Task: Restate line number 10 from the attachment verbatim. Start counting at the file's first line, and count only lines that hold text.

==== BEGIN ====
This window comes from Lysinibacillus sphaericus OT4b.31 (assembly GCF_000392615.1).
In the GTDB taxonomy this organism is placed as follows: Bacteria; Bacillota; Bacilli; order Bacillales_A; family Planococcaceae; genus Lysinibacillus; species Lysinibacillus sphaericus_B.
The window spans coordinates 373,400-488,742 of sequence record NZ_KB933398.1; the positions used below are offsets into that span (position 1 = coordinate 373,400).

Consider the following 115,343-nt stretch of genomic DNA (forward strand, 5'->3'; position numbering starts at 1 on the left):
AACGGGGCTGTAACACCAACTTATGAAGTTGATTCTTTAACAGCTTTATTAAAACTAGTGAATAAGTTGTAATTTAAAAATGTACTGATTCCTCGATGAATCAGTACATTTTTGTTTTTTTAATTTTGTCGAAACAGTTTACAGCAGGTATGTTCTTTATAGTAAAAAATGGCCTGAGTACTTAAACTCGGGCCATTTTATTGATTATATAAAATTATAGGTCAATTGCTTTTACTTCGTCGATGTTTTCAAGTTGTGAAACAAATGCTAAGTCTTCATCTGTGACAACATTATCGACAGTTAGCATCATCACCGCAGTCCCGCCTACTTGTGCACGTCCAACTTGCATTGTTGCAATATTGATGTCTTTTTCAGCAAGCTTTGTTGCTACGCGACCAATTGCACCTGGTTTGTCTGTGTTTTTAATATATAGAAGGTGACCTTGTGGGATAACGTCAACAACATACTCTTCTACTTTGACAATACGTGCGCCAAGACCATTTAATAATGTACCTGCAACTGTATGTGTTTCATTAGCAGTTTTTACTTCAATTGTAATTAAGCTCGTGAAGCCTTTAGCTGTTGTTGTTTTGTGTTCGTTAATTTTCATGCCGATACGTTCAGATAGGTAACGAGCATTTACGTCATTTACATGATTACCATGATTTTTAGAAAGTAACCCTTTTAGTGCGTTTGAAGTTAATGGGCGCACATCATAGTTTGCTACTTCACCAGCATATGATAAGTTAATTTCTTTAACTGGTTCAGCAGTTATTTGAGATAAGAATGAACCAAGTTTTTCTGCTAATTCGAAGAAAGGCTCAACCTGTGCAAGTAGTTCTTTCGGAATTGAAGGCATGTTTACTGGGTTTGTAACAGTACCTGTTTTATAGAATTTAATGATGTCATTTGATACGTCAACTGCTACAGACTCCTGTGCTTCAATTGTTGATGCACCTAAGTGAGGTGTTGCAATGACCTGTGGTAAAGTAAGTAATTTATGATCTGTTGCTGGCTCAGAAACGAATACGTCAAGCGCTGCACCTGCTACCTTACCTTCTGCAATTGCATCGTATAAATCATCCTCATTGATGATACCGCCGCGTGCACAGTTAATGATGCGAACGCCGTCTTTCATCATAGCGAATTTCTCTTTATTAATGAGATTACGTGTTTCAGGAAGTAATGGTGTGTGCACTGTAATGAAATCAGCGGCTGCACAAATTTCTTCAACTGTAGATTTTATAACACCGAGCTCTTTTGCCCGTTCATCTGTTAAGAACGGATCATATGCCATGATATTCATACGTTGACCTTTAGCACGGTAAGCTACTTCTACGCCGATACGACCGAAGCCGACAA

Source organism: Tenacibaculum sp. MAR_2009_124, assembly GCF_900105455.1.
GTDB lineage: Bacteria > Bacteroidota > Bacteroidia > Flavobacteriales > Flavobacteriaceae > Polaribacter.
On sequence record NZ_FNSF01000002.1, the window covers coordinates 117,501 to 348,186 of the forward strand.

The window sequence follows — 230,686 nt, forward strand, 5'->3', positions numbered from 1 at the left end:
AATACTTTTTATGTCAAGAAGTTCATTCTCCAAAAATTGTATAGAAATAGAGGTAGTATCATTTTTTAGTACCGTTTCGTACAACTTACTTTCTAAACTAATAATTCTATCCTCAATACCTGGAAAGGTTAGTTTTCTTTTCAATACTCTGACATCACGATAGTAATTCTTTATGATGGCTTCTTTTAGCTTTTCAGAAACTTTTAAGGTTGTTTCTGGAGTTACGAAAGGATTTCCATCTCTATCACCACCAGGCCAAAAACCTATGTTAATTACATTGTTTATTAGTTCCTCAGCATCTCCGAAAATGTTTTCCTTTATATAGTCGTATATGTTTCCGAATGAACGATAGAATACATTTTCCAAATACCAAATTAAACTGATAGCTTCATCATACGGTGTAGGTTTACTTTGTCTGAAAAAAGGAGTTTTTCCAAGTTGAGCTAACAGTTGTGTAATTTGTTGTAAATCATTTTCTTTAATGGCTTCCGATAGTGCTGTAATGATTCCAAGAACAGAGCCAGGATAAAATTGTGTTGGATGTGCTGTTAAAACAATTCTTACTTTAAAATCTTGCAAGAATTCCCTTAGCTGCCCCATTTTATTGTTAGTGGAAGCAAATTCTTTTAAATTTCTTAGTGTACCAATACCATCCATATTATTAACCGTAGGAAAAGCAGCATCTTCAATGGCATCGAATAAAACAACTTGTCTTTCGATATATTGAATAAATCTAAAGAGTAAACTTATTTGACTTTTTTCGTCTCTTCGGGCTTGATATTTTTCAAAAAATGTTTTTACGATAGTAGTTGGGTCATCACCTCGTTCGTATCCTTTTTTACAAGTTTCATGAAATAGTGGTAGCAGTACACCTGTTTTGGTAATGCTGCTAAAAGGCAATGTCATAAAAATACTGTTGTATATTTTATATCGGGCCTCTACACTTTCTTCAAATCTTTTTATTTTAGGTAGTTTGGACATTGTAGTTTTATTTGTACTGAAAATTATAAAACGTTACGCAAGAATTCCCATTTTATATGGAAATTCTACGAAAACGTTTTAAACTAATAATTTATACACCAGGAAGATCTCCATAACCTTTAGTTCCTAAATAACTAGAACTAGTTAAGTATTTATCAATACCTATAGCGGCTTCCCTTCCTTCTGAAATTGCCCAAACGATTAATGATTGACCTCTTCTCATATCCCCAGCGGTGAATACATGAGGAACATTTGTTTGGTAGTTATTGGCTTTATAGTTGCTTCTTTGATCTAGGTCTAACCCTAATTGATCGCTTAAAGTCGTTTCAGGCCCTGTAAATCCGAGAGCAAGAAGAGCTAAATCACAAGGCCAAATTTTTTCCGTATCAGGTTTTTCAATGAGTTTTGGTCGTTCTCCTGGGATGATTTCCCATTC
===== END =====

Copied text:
AATACTTTTTATGTCAAGAAGTTCATTCTCCAAAAATTGTATAGAAATAGAGGTAGTATCATTTTTTAGTACCGTTTCGTACAACTTACTTTCTAAACTAATAATTCTATCCTCAATACCTGGAAAGGTTAGTTTTCTTTTCAATACTCTGACATCACGATAGTAATTCTTTATGATGGCTTCTTTTAGCTTTTCAGAAACTTTTAAGGTTGTTTCTGGAGTTACGAAAGGATTTCCATCTCTATCACCACCAGGCCAAAAACCTATGTTAATTACATTGTTTATTAGTTCCTCAGCATCTCCGAAAATGTTTTCCTTTATATAGTCGTATATGTTTCCGAATGAACGATAGAATACATTTTCCAAATACCAAATTAAACTGATAGCTTCATCATACGGTGTAGGTTTACTTTGTCTGAAAAAAGGAGTTTTTCCAAGTTGAGCTAACAGTTGTGTAATTTGTTGTAAATCATTTTCTTTAATGGCTTCCGATAGTGCTGTAATGATTCCAAGAACAGAGCCAGGATAAAATTGTGTTGGATGTGCTGTTAAAACAATTCTTACTTTAAAATCTTGCAAGAATTCCCTTAGCTGCCCCATTTTATTGTTAGTGGAAGCAAATTCTTTTAAATTTCTTAGTGTACCAATACCATCCATATTATTAACCGTAGGAAAAGCAGCATCTTCAATGGCATCGAATAAAACAACTTGTCTTTCGATATATTGAATAAATCTAAAGAGTAAACTTATTTGACTTTTTTCGTCTCTTCGGGCTTGATATTTTTCAAAAAATGTTTTTACGATAGTAGTTGGGTCATCACCTCGTTCGTATCCTTTTTTACAAGTTTCATGAAATAGTGGTAGCAGTACACCTGTTTTGGTAATGCTGCTAAAAGGCAATGTCATAAAAATACTGTTGTATATTTTATATCGGGCCTCTACACTTTCTTCAAATCTTTTTATTTTAGGTAGTTTGGACATTGTAGTTTTATTTGTACTGAAAATTATAAAACGTTACGCAAGAATTCCCATTTTATATGGAAATTCTACGAAAACGTTTTAAACTAATAATTTATACACCAGGAAGATCTCCATAACCTTTAGTTCCTAAATAACTAGAACTAGTTAAGTATTTATCAATACCTATAGCGGCTTCCCTTCCTTCTGAAATTGCCCAAACGATTAATGATTGACCTCTTCTCATATCCCCAGCGGTGAATACATGAGGAACATTTGTTTGGTAGTTATTGGCTTTATAGTTGCTTCTTTGATCTAGGTCTAACCCTAATTGATCGCTTAAAGTCGTTTCAGGCCCTGTAAATCCGAGAGCAAGAAGAGCTAAATCACAAGGCCAAATTTTTTCCGTATCAGGTTTTTCAATGAGTTTTGGTCGTTCTCCTGGGATGATTTCCCATTC